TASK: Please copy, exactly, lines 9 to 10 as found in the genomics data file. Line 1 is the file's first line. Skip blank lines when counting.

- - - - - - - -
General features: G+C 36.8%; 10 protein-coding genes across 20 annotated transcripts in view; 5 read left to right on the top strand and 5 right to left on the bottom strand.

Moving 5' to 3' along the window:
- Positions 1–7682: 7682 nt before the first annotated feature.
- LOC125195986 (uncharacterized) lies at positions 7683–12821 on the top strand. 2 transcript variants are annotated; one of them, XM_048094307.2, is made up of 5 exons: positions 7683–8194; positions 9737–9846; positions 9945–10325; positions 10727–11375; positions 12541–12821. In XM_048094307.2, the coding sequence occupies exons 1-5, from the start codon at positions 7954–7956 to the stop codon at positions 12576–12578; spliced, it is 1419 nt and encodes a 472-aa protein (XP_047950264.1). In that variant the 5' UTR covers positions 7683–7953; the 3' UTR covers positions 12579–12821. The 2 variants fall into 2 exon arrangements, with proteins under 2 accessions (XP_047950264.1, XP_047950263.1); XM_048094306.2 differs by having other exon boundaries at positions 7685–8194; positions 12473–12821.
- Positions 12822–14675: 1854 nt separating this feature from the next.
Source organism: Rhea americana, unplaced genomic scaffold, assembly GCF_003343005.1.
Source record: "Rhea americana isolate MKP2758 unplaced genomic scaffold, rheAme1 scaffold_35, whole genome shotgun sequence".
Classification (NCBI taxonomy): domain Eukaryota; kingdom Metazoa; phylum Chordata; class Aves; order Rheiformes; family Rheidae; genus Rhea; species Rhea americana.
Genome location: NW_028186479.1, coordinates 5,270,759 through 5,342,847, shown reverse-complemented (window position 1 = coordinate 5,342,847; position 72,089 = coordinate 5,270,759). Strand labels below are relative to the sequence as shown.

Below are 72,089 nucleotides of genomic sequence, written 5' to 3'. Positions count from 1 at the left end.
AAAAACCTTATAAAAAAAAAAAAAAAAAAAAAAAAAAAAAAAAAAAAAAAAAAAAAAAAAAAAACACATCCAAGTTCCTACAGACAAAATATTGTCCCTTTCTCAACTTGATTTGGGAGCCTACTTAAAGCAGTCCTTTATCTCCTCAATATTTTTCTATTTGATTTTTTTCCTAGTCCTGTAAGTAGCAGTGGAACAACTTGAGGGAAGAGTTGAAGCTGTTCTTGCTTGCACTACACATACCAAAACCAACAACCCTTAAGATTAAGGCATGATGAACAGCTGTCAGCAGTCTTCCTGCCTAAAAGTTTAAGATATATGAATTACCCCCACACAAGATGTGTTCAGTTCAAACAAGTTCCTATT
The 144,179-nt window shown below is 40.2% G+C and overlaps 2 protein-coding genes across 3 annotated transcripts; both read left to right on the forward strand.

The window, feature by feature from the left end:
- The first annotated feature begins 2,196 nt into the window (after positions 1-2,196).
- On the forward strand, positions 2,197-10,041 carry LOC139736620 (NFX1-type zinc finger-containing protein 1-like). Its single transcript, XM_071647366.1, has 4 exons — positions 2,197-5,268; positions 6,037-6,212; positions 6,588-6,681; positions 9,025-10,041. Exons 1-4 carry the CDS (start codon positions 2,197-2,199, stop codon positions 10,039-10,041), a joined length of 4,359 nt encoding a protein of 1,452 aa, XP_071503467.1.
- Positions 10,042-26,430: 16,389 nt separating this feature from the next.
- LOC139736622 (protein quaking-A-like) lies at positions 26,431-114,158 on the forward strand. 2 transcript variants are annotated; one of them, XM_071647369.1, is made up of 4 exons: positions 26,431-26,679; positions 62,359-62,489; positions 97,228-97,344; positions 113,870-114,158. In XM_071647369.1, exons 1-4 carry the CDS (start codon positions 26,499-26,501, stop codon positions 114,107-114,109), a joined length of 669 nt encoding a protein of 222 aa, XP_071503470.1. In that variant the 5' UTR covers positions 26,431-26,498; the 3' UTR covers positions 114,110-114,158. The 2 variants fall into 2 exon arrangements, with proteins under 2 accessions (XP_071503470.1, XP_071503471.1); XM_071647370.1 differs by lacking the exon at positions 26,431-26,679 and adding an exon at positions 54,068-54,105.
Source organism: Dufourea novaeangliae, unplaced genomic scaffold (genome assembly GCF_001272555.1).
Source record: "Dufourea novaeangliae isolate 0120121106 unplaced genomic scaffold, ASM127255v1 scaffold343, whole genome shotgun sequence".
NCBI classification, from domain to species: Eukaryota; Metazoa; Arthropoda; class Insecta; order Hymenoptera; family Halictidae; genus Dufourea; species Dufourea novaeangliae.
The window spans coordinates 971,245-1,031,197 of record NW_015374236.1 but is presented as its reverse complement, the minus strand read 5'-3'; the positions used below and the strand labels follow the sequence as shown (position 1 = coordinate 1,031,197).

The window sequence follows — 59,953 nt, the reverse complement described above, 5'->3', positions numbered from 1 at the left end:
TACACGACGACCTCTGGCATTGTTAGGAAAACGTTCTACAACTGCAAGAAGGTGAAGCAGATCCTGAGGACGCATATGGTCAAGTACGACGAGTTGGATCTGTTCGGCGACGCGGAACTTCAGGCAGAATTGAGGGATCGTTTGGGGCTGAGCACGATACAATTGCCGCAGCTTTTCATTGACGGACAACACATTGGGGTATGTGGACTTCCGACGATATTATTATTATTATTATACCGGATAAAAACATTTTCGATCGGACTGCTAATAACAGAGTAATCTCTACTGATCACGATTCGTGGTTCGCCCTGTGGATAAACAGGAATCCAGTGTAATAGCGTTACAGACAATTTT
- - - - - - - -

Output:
Genome location: NW_028186479.1, coordinates 5,270,759 through 5,342,847, shown reverse-complemented (window position 1 = coordinate 5,342,847; position 72,089 = coordinate 5,270,759). Strand labels below are relative to the sequence as shown.

Below are 72,089 nucleotides of genomic sequence, written 5' to 3'. Positions count from 1 at the left end.